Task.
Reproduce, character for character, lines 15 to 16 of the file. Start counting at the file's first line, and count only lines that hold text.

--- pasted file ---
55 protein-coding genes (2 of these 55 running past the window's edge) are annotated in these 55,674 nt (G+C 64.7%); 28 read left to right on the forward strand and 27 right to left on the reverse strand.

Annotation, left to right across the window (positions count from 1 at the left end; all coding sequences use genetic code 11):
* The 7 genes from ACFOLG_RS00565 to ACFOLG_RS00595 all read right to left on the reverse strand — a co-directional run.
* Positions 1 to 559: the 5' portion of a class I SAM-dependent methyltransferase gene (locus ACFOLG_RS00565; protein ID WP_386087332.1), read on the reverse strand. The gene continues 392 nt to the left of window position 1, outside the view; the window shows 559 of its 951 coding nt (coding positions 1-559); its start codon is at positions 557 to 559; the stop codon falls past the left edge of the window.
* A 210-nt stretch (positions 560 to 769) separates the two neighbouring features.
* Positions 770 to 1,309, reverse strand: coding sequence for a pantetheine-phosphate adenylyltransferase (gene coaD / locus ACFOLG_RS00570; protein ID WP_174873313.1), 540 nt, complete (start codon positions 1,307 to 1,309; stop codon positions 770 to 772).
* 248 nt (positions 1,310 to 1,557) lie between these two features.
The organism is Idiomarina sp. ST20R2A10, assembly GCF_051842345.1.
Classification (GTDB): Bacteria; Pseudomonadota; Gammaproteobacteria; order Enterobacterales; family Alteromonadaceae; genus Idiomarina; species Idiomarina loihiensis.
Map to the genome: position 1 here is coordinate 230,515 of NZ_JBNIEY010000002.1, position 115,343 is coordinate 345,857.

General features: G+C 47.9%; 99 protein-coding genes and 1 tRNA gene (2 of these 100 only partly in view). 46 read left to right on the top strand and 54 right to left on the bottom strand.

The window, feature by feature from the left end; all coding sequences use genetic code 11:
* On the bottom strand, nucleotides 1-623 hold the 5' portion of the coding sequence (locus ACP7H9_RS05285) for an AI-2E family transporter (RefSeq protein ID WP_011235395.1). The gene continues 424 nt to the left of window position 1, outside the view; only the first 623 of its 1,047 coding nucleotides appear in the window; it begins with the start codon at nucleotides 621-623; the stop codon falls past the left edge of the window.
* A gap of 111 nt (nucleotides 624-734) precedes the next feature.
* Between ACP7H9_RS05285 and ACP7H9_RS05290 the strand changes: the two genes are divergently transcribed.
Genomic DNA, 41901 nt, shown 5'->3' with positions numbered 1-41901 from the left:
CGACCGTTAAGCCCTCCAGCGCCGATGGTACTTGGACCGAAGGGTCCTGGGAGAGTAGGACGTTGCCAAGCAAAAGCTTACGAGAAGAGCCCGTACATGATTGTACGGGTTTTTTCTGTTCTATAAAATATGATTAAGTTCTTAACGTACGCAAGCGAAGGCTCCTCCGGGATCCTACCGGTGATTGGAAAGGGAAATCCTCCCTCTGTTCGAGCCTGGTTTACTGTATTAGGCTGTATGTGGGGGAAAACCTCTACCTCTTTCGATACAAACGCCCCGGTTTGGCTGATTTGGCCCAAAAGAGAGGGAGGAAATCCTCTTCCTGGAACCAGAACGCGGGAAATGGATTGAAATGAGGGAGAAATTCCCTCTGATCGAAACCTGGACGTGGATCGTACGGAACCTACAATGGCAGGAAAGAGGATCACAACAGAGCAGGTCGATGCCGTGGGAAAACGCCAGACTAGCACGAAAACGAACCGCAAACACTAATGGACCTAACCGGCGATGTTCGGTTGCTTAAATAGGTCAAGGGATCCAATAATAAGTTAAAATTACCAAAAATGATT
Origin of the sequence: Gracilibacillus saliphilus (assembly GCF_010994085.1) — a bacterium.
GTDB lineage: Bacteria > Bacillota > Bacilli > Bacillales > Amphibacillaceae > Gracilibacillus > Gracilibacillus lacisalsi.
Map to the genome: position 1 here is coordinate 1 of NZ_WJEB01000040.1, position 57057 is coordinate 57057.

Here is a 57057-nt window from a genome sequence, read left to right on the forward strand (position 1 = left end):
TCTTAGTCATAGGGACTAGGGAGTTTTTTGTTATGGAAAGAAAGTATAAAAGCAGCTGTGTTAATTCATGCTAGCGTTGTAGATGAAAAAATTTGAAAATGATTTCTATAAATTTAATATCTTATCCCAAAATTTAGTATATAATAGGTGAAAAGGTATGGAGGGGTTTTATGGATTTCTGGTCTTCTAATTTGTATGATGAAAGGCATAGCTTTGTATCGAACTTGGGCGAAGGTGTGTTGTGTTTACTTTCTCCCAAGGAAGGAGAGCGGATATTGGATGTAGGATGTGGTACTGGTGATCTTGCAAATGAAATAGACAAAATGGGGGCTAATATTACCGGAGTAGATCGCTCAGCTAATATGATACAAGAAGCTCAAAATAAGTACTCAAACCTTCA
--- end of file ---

* Between ACP7H9_RS05285 and ACP7H9_RS05290 the strand changes: the two genes are divergently transcribed.
Genomic DNA, 41901 nt, shown 5'->3' with positions numbered 1-41901 from the left: